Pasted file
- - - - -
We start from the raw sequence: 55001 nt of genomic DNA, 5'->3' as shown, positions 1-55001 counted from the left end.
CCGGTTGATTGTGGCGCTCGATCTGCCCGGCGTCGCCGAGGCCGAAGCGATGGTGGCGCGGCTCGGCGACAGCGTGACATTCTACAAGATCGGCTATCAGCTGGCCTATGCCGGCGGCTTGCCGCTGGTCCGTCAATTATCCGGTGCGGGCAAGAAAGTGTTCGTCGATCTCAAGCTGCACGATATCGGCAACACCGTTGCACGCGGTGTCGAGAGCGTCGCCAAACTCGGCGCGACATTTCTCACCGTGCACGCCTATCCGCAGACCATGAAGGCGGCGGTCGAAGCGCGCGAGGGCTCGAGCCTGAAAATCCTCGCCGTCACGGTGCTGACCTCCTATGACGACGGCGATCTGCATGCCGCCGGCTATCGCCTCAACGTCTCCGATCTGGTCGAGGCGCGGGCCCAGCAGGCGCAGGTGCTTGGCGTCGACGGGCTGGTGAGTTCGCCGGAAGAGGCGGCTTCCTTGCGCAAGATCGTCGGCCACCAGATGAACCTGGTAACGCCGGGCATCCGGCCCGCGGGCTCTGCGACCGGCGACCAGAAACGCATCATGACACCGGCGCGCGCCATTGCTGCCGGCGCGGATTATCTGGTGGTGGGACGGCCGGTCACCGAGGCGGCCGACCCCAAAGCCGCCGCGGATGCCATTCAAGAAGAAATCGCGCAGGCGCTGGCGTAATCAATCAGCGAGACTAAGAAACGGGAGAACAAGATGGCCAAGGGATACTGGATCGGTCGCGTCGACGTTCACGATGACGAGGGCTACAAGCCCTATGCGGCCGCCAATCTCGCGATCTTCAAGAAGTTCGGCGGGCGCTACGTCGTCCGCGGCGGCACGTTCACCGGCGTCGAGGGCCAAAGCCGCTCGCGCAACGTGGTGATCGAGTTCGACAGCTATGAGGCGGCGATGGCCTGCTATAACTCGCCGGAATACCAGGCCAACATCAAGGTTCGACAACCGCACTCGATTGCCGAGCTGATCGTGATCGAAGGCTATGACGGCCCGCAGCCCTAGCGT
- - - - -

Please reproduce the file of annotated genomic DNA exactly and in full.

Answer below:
We start from the raw sequence: 55001 nt of genomic DNA, 5'->3' as shown, positions 1-55001 counted from the left end.
CCGGTTGATTGTGGCGCTCGATCTGCCCGGCGTCGCCGAGGCCGAAGCGATGGTGGCGCGGCTCGGCGACAGCGTGACATTCTACAAGATCGGCTATCAGCTGGCCTATGCCGGCGGCTTGCCGCTGGTCCGTCAATTATCCGGTGCGGGCAAGAAAGTGTTCGTCGATCTCAAGCTGCACGATATCGGCAACACCGTTGCACGCGGTGTCGAGAGCGTCGCCAAACTCGGCGCGACATTTCTCACCGTGCACGCCTATCCGCAGACCATGAAGGCGGCGGTCGAAGCGCGCGAGGGCTCGAGCCTGAAAATCCTCGCCGTCACGGTGCTGACCTCCTATGACGACGGCGATCTGCATGCCGCCGGCTATCGCCTCAACGTCTCCGATCTGGTCGAGGCGCGGGCCCAGCAGGCGCAGGTGCTTGGCGTCGACGGGCTGGTGAGTTCGCCGGAAGAGGCGGCTTCCTTGCGCAAGATCGTCGGCCACCAGATGAACCTGGTAACGCCGGGCATCCGGCCCGCGGGCTCTGCGACCGGCGACCAGAAACGCATCATGACACCGGCGCGCGCCATTGCTGCCGGCGCGGATTATCTGGTGGTGGGACGGCCGGTCACCGAGGCGGCCGACCCCAAAGCCGCCGCGGATGCCATTCAAGAAGAAATCGCGCAGGCGCTGGCGTAATCAATCAGCGAGACTAAGAAACGGGAGAACAAGATGGCCAAGGGATACTGGATCGGTCGCGTCGACGTTCACGATGACGAGGGCTACAAGCCCTATGCGGCCGCCAATCTCGCGATCTTCAAGAAGTTCGGCGGGCGCTACGTCGTCCGCGGCGGCACGTTCACCGGCGTCGAGGGCCAAAGCCGCTCGCGCAACGTGGTGATCGAGTTCGACAGCTATGAGGCGGCGATGGCCTGCTATAACTCGCCGGAATACCAGGCCAACATCAAGGTTCGACAACCGCACTCGATTGCCGAGCTGATCGTGATCGAAGGCTATGACGGCCCGCAGCCCTAGCGT